- While there are many industries becoming more accustomed to the job-hopping used to describe the behavior of certain younger generations, higher education has not quite caught up with that philosophy. As long as there’s a segment of the search committee who decided around age 25 to get a doctorate and pursue a job for life, your decision to leave your last job after six or 12 months (without legal incident) would be viewed as an affront and completely ill-advised. What if the first 90 didn’t go as planned? The point is, hang on, even if it’s for another year or year and a half. The key is, while you are there, do your job until you start to like it or until you have done it so well, it’s easier to leave it because you are viewed as a real asset to any future employer. Sheryl Sandberg said it best when she wrote, “Don’t leave before you leave.”
- There’s no perfect place and there are no perfect people. I know that we all SAY that we know and understand this, yet the first time someone says or does something inconsiderate, deceptive, or just plain rude in the workplace, we are ready to question our decision to join that institution. I am not saying stay indefinitely and expose yourself to open-ended toxicity with no expiration date. I am saying take a deep breath and survey the landscape in its entirety as opposed to random incidents. Before you make any rash decision, consult a mentor and work through a plan that can help you make it to the eighteen-month or two-year mark. It’s not perfect, but it’s better than exiting after six or twelve months. Who knows, by the end of the first year things may get better and you may even consider staying.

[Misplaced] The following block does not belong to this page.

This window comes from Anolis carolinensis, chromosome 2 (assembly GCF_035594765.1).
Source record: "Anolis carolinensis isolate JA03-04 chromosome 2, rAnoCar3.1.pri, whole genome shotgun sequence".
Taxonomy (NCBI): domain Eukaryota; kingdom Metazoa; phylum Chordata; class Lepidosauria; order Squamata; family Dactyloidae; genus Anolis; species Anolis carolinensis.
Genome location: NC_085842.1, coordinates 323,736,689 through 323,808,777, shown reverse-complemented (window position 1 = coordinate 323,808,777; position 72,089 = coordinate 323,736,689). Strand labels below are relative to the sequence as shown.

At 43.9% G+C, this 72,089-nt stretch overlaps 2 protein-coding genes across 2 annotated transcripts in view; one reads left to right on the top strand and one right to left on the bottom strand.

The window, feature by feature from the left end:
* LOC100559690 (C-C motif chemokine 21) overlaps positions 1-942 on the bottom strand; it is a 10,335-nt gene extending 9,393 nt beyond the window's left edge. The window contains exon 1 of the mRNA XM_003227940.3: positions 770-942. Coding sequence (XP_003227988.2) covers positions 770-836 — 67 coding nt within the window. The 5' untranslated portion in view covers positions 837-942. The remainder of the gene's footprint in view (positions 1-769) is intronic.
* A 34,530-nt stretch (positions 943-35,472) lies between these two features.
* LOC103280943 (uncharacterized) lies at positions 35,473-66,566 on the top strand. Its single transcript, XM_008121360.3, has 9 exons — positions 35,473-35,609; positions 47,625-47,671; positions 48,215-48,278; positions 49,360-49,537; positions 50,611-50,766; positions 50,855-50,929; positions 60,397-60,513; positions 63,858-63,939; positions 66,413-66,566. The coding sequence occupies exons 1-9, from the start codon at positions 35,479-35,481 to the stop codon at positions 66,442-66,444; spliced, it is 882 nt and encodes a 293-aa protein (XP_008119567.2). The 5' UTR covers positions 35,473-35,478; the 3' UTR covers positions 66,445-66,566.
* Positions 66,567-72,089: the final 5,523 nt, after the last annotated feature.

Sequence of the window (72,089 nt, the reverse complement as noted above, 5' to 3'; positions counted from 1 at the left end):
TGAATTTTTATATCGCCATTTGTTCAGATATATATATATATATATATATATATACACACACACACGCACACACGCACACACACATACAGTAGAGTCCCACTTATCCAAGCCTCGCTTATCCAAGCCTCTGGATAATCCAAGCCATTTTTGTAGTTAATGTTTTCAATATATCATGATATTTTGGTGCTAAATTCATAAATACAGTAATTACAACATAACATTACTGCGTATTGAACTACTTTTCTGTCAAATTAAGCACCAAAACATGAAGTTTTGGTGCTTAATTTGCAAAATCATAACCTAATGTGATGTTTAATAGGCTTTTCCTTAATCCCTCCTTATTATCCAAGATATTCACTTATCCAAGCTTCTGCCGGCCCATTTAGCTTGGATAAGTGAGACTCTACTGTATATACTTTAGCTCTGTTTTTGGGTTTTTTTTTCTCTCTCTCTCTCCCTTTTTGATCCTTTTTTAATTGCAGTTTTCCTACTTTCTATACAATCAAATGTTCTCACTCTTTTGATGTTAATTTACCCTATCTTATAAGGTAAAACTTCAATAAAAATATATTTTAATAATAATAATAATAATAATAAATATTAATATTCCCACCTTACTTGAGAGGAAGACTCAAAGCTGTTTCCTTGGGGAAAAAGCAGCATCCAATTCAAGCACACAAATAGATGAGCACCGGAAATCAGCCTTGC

- Lastly, consider taking mom’s advice about managing expectations. A wise televangelist that she enjoyed watching once said, “Expect things from the job that it can give, should give, and is meant to give you, pay.” The job is not meant to be the place that affirms you as a person, forges friendships and prospective relationships. I know that we live in an era where lines between the social and professional are blurred and I am not saying that you won’t find friends or love in the workplace. What I am saying is manage your expectations and don’t seek those things there. At the end of the day, shed any toxicity and build lives outside of work so that your sole happiness is not predicated on your position or paycheck. That’s how you’ll survive until you thrive until day 90 and beyond.